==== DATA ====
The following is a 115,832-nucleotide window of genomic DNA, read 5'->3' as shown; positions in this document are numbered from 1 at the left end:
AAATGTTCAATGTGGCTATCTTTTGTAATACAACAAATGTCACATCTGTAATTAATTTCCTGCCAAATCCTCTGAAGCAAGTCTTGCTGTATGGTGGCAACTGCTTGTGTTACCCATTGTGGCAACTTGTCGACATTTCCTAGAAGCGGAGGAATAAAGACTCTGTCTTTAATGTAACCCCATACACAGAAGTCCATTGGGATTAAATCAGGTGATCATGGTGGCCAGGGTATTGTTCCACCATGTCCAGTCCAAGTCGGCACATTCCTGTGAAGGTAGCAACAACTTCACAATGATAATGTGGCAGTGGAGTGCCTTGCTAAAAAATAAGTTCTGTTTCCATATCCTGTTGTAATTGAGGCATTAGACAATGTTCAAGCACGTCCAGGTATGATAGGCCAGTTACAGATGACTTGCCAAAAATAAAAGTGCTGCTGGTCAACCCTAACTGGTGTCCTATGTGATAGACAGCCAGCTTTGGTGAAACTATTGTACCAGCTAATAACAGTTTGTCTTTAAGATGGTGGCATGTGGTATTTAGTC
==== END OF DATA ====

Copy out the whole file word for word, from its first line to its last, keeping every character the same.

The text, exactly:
The following is a 115,832-nucleotide window of genomic DNA, read 5'->3' as shown; positions in this document are numbered from 1 at the left end:
AAATGTTCAATGTGGCTATCTTTTGTAATACAACAAATGTCACATCTGTAATTAATTTCCTGCCAAATCCTCTGAAGCAAGTCTTGCTGTATGGTGGCAACTGCTTGTGTTACCCATTGTGGCAACTTGTCGACATTTCCTAGAAGCGGAGGAATAAAGACTCTGTCTTTAATGTAACCCCATACACAGAAGTCCATTGGGATTAAATCAGGTGATCATGGTGGCCAGGGTATTGTTCCACCATGTCCAGTCCAAGTCGGCACATTCCTGTGAAGGTAGCAACAACTTCACAATGATAATGTGGCAGTGGAGTGCCTTGCTAAAAAATAAGTTCTGTTTCCATATCCTGTTGTAATTGAGGCATTAGACAATGTTCAAGCACGTCCAGGTATGATAGGCCAGTTACAGATGACTTGCCAAAAATAAAAGTGCTGCTGGTCAACCCTAACTGGTGTCCTATGTGATAGACAGCCAGCTTTGGTGAAACTATTGTACCAGCTAATAACAGTTTGTCTTTAAGATGGTGGCATGTGGTATTTAGTC